Solar Education for High Schoolers

The Bright Solar Futures Program recently launched a Solar Lab at Philadelphia's Frankford High School for students interested in solar vocational training. At last week's Construction Tech show, Micah Gold-Markel shared his experience teaching at the lab and developing the Solar States' Find Your Power curriculum. In addition to installing solar arrays for schools, homes, and commercial buildings, Solar States works to connect students from the region with green energy job opportunities. You can read the transcript below.

View chat transcript.

Zack Semke:
Hello, and welcome to Construction Tech, presented by Passive House Accelerator, a catalyst of zero carbon building. We're happy you're here. We welcome all comers to our exploration of how to slash the greenhouse gas emissions of our buildings, and make them more resilient to the extreme temperatures, wild weather and grid insecurity caused by climate change. With our co-hosts, Kevin Brennan, Shannon Pendleton, Shaun St-Amour and Mark Wille we produce this weekly series to dive into the details of Passive House Construction practice, with a technical focus on technique and technology in the field. New to all of this? Please visit the Passive House 101 section of our website to get started. With that, please enjoy Construction Tech, and pose your questions in chat for the discussion session following the presentation. Thank you.

Micah Gold-Markel:
I was so hyped up by that intro that I just wanted to jump in and start talking. I was like, "Oh man, this is awesome. This thing is rocking. I'm ready to go."

Shannon Pendleton:
Perfect.

Micah:
So, thank you so much for having me this evening and it's really great and a lot of fun to talk about solar education, the solar industry as a whole, and some of the exciting work that we've been doing. I have to start by giving a shout-out to some of our partners. There's the Philadelphia Energy Authority...oh my goodness, we really wouldn't be here without them; Philadelphia OIC; as well as the ECA. That's the Energy Coordination Agency here in Philadelphia. They're all about weatherization. There's also our good friends at Bright Common, as well, and then the school district of Philadelphia. I have my man Jordan Crowley here, as well. He's our teacher at Frankford High School. So some of you may see the image or may have seen the image that was behind Shannon of our school cutting the ribbon at the Frankford High School solar lab, and let me tell you, this was an amazing experience, okay? First off, we've been waiting for so long to open this lab. We had planned to open it last year. Of course, this strange thing happened called COVID-19 happened, and disrupted our whole idea of starting the school year off teaching in this fabulous lab. We had spent all this time designing it, putting it together. We've got this mock roof in there. We've got all this cool technology. We've got solar panels, we've got racking, we've batteries, we've got inverters, and we're like, "We're going to get these students really pumped up. They're going to be totally hands on. That's the whole goal of this."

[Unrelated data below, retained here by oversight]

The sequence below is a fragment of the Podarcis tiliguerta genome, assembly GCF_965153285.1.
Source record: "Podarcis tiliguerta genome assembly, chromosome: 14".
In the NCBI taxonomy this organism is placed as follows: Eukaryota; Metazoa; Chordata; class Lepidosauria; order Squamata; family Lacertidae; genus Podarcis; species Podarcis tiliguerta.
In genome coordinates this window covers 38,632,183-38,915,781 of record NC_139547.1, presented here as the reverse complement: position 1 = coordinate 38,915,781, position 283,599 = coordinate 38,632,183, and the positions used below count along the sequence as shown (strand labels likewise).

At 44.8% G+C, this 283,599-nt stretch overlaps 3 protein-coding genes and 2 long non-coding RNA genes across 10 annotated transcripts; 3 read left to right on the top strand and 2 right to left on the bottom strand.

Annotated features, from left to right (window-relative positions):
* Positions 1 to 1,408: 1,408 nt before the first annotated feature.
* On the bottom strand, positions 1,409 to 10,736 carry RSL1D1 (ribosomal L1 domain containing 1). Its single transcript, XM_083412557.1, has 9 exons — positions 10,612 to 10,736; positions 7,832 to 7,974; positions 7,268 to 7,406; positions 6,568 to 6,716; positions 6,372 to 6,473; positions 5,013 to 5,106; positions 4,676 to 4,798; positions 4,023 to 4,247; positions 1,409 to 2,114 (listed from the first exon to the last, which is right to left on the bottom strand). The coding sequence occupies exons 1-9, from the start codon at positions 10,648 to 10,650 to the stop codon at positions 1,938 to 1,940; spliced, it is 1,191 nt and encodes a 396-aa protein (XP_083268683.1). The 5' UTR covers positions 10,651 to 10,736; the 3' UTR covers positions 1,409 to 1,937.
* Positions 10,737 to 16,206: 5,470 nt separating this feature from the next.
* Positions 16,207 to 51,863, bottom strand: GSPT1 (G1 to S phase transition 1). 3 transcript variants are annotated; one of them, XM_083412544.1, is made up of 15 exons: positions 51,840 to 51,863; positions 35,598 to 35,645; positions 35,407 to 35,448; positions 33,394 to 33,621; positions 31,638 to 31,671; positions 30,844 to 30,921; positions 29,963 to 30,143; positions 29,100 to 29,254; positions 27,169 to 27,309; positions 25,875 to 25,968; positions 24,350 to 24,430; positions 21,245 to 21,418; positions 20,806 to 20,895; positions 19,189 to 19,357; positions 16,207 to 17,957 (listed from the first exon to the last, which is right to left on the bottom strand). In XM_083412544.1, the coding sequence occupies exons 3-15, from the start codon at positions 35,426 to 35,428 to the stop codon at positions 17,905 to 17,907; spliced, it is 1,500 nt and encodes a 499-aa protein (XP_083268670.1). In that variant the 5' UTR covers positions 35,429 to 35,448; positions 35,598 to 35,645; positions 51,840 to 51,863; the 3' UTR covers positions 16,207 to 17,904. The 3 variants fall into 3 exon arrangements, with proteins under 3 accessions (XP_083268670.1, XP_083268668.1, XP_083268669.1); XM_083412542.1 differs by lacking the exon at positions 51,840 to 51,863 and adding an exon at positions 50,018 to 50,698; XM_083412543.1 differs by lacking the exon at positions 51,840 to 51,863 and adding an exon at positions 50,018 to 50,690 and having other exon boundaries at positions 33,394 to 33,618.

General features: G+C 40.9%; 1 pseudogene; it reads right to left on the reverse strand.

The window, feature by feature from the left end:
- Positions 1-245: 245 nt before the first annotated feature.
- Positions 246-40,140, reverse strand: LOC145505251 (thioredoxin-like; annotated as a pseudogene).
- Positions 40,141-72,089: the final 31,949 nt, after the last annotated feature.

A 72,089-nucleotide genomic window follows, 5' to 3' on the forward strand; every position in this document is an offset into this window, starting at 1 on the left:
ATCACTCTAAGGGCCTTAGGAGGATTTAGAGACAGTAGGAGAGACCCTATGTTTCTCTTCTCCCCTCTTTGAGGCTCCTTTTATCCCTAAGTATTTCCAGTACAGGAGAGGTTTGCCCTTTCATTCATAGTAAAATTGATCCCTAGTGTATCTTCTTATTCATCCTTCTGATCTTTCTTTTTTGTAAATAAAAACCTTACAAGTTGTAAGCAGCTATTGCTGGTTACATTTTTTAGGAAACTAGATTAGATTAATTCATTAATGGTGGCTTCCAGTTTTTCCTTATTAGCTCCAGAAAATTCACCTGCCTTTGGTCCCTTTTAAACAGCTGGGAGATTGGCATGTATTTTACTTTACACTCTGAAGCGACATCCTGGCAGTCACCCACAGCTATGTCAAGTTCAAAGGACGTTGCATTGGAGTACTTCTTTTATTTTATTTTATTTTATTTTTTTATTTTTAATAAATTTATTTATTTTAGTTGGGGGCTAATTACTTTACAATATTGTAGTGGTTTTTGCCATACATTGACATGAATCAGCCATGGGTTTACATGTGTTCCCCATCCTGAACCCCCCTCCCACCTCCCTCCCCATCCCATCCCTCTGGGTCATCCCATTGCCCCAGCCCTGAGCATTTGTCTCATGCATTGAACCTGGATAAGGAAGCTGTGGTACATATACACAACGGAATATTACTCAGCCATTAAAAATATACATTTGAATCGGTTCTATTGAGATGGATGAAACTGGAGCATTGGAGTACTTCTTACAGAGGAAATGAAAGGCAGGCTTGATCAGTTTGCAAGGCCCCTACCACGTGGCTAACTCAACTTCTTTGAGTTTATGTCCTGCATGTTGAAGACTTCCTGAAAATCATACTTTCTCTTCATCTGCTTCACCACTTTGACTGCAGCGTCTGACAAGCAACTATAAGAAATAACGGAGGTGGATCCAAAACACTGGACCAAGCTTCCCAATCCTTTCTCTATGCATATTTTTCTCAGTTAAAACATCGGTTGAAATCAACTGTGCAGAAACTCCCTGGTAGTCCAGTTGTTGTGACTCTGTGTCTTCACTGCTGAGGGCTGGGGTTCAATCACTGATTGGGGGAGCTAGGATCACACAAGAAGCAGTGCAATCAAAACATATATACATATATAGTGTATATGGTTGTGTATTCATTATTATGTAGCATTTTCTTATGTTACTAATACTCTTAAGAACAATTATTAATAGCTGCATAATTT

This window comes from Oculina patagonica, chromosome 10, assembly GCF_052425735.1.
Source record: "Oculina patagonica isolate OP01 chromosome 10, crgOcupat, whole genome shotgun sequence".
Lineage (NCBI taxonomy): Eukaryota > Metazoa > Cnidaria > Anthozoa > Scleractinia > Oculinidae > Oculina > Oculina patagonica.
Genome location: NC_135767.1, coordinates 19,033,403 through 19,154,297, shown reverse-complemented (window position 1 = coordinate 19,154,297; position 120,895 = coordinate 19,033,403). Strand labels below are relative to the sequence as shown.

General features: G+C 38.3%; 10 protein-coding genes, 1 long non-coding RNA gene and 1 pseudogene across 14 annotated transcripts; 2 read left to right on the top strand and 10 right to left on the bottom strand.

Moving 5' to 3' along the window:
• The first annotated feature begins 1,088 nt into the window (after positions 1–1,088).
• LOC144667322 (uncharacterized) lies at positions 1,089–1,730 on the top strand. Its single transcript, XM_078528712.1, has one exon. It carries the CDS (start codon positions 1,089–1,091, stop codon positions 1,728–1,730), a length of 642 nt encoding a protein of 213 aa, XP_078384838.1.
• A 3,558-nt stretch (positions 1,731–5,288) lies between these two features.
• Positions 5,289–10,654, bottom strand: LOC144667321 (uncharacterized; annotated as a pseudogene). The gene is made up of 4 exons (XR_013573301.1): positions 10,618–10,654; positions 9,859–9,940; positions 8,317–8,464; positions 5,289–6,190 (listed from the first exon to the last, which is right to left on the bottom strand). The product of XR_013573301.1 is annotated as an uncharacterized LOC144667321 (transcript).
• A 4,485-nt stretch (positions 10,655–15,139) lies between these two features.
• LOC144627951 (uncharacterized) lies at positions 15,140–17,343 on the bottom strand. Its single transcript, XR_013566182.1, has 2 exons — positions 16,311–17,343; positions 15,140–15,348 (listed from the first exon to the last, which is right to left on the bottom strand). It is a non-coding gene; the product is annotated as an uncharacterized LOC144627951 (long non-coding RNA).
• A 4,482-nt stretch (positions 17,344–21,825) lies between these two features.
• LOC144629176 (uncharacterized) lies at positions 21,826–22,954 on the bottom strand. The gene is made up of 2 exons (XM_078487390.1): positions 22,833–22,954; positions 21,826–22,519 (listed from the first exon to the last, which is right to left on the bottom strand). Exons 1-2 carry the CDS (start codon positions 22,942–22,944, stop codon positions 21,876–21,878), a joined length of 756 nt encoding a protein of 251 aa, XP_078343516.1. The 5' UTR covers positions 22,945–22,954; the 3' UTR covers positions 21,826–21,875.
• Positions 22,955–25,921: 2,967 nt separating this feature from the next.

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As you'll see a little bit later, we've done all of this work on creating a curriculum around this. This was also funded in large part by the Department of Energy, who gave us a grant to do this solar as a vocation curriculum for the State of Pennsylvania. It's incredible. It's called Bright Solar Futures. I'm going to share some of it, actually a little sneak peek, because we're not quite there publishing it yet, but it's going to be online and available for everyone to use. It's over a 1,000 hours of solar education so that we can have schools in the State of Pennsylvania, in any state throughout the union, have solar installation as what's called a CTE or career technical education track at their high school.

And the idea here is that we want high school students to be able to come out if they choose to not go to college, which let's face it, not everyone's going to go to college. I want people to go to college, I think it's a great choice, but not everyone is going to do it, myself included. And we have to have great jobs in the green collar economy waiting for these folks. How can we do that? That's through solar education at the high school level. And I like to say, if we can do something here in Philadelphia, that we can do it anywhere. This is one of the most challenging environments to get things done. We've got a huge school district. Unfortunately, we've got a lot of issues with poverty, with attendance; you name it, we really deal with it. I'm sure Jordan, he can pitch in and say, "Hey, there's a lot of issues that come up, but we're working our way through this, and we're figuring out a way to make sure that these students are exposed to solar and they do know the vocation of installing solar." That's really different from, I think, a lot of the classwork that's out there. I myself, when I looked for classes got some hands-on stuff, but it wasn't the focus a 100%. A lot of it's theory.